The US government is developing a massive computer system that
can collect huge amounts of data and, by linking far-flung
information from blogs and e-mail to government records and
intelligence reports, search for patterns of terrorist activity.
The system - parts of which are operational, parts of which are
still under development - is already credited with helping to foil
some plots. It is the federal government's latest attempt to use
broad data-collection and powerful analysis in the fight against
terrorism. But by delving deeply into the digital minutiae of
American life, the program is also raising concerns that the
government is intruding too deeply into citizens' privacy.
"We don't realize that, as we live our lives and make little
choices, like buying groceries, buying on Amazon, Googling, we're
leaving traces everywhere," says Lee Tien, a staff attorney with the
Electronic Frontier Foundation. "We have an attitude that no one
will connect all those dots. But these programs are about connecting
those dots - analyzing and aggregating them - in a way that we
haven't thought about. It's one of the underlying fundamental issues
we have yet to come to grips with."
The core of this effort is a little-known system called Analysis,
Dissemination, Visualization, Insight, and Semantic Enhancement
(ADVISE). Only a few public documents mention it. ADVISE is a
research and development program within the Department of Homeland
Security (DHS), part of its three-year-old "Threat and
Vulnerability, Testing and Assessment" portfolio. The TVTA received
nearly $50 million in federal funding this year.
DHS officials are circumspect when talking about ADVISE. "I've
heard of it," says Peter Sand, director of privacy technology. "I
don't know the actual status right now. But if it's a system that's
been discussed, then it's something we're involved in at some
Data-mining is a key technology
A major part of ADVISE involves data-mining - or "dataveillance,"
as some call it. It means sifting through data to look for patterns.
If a supermarket finds that customers who buy cider also tend to buy
fresh-baked bread, it might group the two together. To prevent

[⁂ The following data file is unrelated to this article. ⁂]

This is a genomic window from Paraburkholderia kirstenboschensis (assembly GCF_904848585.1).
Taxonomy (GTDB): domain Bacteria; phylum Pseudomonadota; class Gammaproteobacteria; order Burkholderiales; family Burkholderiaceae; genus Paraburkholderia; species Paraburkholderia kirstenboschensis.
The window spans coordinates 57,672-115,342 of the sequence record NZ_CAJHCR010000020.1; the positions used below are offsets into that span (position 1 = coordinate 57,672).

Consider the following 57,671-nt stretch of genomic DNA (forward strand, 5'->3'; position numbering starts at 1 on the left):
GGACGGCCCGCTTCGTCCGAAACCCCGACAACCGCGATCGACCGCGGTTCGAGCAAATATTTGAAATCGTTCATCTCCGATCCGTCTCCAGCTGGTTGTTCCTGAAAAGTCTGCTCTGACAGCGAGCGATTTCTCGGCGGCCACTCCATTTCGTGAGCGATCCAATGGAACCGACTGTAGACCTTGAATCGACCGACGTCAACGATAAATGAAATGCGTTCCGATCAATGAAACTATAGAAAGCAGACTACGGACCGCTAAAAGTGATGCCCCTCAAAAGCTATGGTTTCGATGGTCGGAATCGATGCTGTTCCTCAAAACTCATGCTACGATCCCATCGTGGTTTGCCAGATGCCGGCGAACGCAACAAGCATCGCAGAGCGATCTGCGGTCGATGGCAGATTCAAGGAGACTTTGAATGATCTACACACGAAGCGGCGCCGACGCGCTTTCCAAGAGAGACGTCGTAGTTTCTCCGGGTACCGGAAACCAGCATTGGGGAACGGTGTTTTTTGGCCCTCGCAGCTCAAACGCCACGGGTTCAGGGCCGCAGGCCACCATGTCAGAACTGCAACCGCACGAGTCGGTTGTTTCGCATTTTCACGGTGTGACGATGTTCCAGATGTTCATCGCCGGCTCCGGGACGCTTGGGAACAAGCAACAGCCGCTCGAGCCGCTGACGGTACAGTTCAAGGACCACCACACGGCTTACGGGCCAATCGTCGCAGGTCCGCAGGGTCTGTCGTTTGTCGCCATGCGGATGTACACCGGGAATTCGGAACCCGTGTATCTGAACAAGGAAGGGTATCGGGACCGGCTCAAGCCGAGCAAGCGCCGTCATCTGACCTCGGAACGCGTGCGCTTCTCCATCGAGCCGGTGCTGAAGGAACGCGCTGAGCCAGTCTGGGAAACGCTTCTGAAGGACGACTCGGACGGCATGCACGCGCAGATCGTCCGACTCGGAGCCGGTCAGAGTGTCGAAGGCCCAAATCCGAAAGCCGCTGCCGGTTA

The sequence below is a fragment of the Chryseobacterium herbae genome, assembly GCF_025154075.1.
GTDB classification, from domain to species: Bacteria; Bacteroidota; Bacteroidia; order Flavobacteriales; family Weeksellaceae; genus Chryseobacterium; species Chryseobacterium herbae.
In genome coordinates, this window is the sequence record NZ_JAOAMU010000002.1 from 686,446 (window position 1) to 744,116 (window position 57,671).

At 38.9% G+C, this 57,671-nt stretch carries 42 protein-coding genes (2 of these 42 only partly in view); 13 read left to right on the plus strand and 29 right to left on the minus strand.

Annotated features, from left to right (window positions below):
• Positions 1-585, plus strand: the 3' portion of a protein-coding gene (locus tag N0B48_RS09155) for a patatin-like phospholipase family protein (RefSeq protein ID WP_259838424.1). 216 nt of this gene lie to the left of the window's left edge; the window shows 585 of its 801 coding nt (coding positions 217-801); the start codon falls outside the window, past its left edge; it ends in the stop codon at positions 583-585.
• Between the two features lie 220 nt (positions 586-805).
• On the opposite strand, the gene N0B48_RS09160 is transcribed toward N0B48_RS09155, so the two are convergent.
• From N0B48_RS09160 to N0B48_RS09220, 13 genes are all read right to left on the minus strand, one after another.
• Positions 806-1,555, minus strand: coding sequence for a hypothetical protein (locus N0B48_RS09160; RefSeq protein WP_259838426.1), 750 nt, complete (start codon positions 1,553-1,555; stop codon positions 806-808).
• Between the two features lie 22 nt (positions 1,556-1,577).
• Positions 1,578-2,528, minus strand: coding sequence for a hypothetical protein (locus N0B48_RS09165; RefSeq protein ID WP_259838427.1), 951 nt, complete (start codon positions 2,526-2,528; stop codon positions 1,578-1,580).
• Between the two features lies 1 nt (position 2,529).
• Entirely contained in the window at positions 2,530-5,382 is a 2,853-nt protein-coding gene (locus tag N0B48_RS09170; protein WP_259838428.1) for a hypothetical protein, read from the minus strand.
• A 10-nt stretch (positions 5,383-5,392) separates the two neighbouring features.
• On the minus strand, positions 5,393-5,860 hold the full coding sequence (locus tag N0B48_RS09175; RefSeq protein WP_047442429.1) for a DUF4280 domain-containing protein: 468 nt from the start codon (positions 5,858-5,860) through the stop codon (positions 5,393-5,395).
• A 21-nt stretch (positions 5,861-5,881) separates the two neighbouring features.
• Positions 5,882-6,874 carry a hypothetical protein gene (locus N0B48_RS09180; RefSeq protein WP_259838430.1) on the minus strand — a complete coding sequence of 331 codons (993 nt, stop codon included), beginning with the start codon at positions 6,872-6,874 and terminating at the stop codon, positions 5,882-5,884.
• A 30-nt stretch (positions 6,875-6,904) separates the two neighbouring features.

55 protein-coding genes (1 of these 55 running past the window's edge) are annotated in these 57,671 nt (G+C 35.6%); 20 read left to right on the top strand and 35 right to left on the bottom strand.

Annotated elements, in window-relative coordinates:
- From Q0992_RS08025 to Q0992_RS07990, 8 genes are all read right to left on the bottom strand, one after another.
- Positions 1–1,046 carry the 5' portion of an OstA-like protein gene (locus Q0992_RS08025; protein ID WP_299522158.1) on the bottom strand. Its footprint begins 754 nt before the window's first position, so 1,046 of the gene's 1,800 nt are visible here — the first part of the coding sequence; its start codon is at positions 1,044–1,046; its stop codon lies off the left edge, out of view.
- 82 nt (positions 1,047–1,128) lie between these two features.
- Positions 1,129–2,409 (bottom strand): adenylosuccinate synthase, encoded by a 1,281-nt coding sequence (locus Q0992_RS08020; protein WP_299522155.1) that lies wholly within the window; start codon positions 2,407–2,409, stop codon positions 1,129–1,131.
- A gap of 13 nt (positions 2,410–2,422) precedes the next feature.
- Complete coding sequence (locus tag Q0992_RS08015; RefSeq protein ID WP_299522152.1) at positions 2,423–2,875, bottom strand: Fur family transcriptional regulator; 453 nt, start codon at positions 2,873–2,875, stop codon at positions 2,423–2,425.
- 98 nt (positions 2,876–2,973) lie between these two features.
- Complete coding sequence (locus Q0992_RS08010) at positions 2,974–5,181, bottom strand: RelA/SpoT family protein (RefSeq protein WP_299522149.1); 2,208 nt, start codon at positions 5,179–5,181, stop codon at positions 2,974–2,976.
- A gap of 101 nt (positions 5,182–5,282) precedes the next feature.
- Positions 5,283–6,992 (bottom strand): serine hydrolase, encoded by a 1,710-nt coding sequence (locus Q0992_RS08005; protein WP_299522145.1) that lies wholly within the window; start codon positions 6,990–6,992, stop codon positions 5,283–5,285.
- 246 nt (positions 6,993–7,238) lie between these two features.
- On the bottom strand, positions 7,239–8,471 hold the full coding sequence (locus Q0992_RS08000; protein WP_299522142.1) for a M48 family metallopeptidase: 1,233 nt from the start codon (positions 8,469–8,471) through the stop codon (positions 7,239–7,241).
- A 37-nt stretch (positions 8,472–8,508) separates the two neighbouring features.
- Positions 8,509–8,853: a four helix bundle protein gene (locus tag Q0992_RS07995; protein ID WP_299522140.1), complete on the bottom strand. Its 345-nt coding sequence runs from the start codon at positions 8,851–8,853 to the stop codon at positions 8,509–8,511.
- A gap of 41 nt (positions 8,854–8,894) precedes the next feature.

fraud, credit-card issuers use data-mining to look for patterns of
What sets ADVISE apart is its scope. It would collect a vast
array of corporate and public online information - from financial
records to CNN news stories - and cross-reference it against US
intelligence and law-enforcement records. The system would then
store it as "entities" - linked data about people, places, things,
organizations, and events, according to a report summarizing a 2004
DHS conference in Alexandria, Va. The storage requirements alone are
huge - enough to retain information about 1 quadrillion entities,
the report estimated. If each entity were a penny, they would
collectively form a cube a half-mile high - roughly double the
height of the Empire State Building.
But ADVISE and related DHS technologies aim to do much more,
according to Joseph Kielman, manager of the TVTA portfolio. The key
is not merely to identify terrorists, or sift for key words, but to
identify critical patterns in data that illumine their motives and
intentions, he wrote in a presentation at a November conference in
For example: Is a burst of Internet traffic between a few people
the plotting of terrorists, or just bloggers arguing? ADVISE
algorithms would try to determine that before flagging the data
pattern for a human analyst's review.
At least a few pieces of ADVISE are already operational. Consider
Starlight, which along with other "visualization" software tools can
give human analysts a graphical view of data. Viewing data in this
way could reveal patterns not obvious in text or number form.
Understanding the relationships among people, organizations, places,
and things - using social-behavior analysis and other techniques -
is essential to going beyond mere data-mining to comprehensive
"knowledge discovery in databases," Dr. …